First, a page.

Parliamentary group’s inaugural awards challenge culture producing consumers addicted to beauty products and despair
The all-party parliamentary group on body image, formed last year, will report in June and held its inaugural body confidence awards at the Palace of Westminster on Thursday night. It was possibly the most female gathering seen in Gormenghast. There were tea dresses, beehives and insane lipsticks; the few pale men in suits for whom this castle was built looked outnumbered, creatures from a distant planet, who yet know that 47% of women think that the pressure to be hot is the worst part of being a woman.
Jo Swinson, the Liberal Democrat MP, is the chair. She promises to attack the fashion and beauty industries with a mixture “of carrot and stick. It’s easy to be critical. We must promote best practice.” The body confidence awards are really anti-awards, because the sort of people who usually win awards are ambassadors for plastic surgery, starvation-as-leisure and Botox. Even so, they challenge a culture producing consumers addicted to beauty products and despair, and reward those companies, charities and individuals who do not incite self-hatred in innocent consumers, including men. A survey in 2011 discovered that 38% of men would lose a year of their life in return for a perfect body, which is strange, because a perfect body would probably prolong their life.
The lobbyists and charities have woeful tales to tell. “They [the fashion and beauty industries] have historically marketed to produce feelings of inadequacy and self-doubt,” says Susie Orbach, the author of Fat is a Feminist Issue, who gave evidence to the committee.
She has been a psychotherapist for more than 30 years, burrowing in human self-esteem. “It’s got worse,” she says, and she would know. Stephanie Heart, who asks schoolgirls how they feel about their bodies, says they want the opposite of what they have. Advertising is working. Toys R Us does a Dream Dazzlers Light Up Glamour Make-Up Case for children of five and upwards. I think we can all agree that five-year-olds look terrible in make-up because it makes them look like Chucky the murderous doll, but pink. An advertising campaign featuring 30 Londoners had no black women represented, until someone pointed it out, and they found one. Anorexic models stumble off catwalks. Girls routinely drop out of sport, and will not even go shopping, such is their fear of the mirror. This is a fashion industry own goal.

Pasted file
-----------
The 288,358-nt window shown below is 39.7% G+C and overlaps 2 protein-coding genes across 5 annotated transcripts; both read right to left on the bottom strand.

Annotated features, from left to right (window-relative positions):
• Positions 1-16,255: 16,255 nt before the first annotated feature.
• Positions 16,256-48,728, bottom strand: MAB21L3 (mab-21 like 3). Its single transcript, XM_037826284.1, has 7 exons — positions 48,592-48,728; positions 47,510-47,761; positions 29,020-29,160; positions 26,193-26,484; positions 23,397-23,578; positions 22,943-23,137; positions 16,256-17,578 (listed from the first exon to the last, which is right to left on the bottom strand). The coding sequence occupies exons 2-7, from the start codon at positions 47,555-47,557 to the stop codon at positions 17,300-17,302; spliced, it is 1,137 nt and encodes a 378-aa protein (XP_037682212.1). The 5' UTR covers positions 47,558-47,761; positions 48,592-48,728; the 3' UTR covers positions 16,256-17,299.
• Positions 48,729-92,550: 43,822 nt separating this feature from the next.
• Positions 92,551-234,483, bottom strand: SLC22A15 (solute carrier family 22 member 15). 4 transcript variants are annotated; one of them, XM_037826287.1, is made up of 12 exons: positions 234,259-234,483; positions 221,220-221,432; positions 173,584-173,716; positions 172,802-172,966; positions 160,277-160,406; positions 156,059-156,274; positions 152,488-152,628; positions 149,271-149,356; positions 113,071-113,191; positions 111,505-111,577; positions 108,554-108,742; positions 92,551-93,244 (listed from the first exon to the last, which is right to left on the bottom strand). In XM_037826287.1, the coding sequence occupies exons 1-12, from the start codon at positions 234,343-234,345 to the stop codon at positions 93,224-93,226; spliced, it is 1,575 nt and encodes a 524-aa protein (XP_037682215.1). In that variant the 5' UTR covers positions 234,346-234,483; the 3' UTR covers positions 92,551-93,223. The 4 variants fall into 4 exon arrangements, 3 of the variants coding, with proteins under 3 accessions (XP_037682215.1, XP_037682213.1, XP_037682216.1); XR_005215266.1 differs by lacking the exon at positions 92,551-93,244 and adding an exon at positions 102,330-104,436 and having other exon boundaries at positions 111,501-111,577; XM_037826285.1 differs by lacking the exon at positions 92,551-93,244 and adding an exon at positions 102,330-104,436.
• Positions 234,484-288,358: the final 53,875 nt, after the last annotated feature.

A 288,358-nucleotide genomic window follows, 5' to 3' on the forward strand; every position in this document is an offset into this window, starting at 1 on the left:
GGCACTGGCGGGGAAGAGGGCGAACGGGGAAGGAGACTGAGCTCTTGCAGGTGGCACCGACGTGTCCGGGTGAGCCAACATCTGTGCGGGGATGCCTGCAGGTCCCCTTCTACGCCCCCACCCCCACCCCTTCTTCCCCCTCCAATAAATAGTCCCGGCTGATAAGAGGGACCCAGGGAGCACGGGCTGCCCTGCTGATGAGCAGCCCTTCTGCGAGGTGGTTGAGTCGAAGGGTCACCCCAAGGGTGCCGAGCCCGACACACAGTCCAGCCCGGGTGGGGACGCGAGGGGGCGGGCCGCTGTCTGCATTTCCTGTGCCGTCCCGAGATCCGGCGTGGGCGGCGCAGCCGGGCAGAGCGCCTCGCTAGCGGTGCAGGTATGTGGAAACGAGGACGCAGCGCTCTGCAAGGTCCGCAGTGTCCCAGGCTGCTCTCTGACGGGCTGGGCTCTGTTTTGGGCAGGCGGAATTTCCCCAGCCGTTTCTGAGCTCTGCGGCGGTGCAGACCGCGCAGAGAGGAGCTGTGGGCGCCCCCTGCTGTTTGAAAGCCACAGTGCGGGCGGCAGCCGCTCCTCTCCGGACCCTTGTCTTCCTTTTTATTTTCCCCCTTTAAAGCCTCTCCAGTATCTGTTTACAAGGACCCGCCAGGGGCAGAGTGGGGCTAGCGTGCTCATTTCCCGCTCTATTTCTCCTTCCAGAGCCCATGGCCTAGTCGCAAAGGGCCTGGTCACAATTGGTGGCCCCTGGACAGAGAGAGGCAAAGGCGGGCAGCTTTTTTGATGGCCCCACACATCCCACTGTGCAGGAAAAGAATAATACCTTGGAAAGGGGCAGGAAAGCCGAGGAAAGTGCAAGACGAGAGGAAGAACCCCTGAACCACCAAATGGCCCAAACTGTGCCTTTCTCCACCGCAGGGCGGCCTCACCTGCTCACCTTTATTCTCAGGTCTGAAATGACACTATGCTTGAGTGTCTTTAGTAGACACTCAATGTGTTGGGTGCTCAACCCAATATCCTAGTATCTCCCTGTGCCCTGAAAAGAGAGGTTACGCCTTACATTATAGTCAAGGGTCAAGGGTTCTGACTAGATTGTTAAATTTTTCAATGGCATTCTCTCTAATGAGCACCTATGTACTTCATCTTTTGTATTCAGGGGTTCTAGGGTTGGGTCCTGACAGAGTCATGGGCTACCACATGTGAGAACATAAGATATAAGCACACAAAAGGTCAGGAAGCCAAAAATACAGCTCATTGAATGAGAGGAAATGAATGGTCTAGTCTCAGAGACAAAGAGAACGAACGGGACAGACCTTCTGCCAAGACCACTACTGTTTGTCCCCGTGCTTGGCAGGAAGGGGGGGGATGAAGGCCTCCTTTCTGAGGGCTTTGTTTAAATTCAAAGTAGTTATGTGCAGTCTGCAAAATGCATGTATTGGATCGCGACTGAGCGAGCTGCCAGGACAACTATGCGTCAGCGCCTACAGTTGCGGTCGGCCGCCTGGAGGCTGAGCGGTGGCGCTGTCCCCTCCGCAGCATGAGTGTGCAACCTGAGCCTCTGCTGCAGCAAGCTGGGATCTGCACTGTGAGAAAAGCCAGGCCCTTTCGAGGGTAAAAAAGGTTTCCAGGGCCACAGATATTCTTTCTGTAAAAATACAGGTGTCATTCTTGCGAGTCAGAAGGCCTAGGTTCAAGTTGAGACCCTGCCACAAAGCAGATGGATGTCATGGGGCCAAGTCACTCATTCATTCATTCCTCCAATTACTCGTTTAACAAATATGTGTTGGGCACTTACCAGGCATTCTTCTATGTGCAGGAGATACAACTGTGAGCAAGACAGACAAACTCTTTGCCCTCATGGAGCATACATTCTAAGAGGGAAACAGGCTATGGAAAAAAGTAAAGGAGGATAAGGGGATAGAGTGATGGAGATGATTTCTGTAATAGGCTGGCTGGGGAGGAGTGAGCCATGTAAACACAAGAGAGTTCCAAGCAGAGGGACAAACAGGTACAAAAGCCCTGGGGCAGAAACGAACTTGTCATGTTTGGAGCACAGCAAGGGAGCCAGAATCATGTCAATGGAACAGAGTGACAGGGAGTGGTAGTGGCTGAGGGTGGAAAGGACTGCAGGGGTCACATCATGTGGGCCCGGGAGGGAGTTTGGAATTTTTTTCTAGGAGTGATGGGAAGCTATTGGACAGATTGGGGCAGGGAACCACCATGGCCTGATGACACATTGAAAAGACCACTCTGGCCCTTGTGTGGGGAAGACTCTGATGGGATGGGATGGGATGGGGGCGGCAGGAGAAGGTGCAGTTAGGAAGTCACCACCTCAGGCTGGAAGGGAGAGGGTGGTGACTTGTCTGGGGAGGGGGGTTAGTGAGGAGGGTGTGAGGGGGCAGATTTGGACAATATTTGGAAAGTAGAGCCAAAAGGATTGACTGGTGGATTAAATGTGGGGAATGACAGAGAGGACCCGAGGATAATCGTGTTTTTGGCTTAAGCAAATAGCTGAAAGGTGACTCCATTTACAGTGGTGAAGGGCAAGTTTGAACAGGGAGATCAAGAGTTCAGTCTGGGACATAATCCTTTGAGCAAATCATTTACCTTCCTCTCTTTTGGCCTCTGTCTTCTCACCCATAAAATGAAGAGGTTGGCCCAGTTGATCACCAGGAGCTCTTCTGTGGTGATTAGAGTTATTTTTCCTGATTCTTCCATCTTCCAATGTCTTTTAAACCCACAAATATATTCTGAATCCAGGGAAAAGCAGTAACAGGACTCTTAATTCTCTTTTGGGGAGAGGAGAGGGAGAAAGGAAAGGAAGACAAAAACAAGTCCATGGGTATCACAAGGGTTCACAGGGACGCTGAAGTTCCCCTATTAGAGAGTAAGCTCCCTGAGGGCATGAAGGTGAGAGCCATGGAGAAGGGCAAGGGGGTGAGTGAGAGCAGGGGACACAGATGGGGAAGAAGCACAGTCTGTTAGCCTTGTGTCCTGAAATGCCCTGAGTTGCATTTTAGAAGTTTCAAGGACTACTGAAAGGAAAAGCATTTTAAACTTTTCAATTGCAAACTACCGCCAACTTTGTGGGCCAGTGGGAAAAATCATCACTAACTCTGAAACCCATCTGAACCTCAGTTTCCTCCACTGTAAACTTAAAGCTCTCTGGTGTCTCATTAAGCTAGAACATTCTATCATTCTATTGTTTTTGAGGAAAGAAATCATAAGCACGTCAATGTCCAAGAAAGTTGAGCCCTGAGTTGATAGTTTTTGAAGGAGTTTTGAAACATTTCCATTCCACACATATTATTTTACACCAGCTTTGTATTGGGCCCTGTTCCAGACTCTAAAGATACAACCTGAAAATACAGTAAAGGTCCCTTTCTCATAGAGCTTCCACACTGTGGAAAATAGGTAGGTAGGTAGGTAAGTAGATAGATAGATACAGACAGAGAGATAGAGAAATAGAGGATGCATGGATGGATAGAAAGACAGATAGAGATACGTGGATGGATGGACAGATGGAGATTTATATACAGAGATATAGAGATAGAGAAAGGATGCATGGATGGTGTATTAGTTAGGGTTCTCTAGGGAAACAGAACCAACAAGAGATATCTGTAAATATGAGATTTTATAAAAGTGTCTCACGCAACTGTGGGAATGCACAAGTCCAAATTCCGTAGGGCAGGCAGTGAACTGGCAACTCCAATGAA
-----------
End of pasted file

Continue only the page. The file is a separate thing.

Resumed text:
The dancer and choreographer Arlene Phillips, who was fired from Strictly Come Dancing at the age of 65, like a malfunctioning clock, talked about trying to make it as a dancer in the 1980s, when she was only 5ft 3ins and “chunky. I was a brilliant dancer,” said Phillips, “But there was no chance unless you were 5ft 6 – and blonde. Could they really dance like I could dance? No, they couldn’t. I created [the dance group] Hot Gossip with anger against perfect beauty.” Phillips is objectively fashion-beautiful but body image affects us all; the Lib Dem MP Stephen Williams told me he used to dislike his nose, because it was too big, and if he feels a lack of body confidence, everyone does.
Caitlin Moran won the print award for her memoir How To Be A Woman: when she began to write, she says, she thought, “I can knuckle down and look like a woman is supposed to look or I could make everyone try to lower their own standards to mine.”
The Boots No7 Ta Dah! range won the beauty award for avoiding airbrushing in their advertising. Debenhams won the retail award for their Inclusivity campaign, which featured 59-year-old Jilly Johnston and the model Shannon Murray, who uses a wheelchair. “It makes commercial sense,” said Ed Watson from Debenhams, “as well as moral sense.” Alison Rich, who has a facial disfigurement, spoke on behalf of the charity she works for, Changing Faces, which won the campaigner award. Pink Stinks, campaigners against the stereotyping of children, won the Mumsnet award for promoting body confidence in children.
The room seethed with an enthusiasm for self-acceptance, which is rare, particularly in these painted halls. I merely hope the report on body image is more stick than carrot. If so, it may have legs. Normal legs.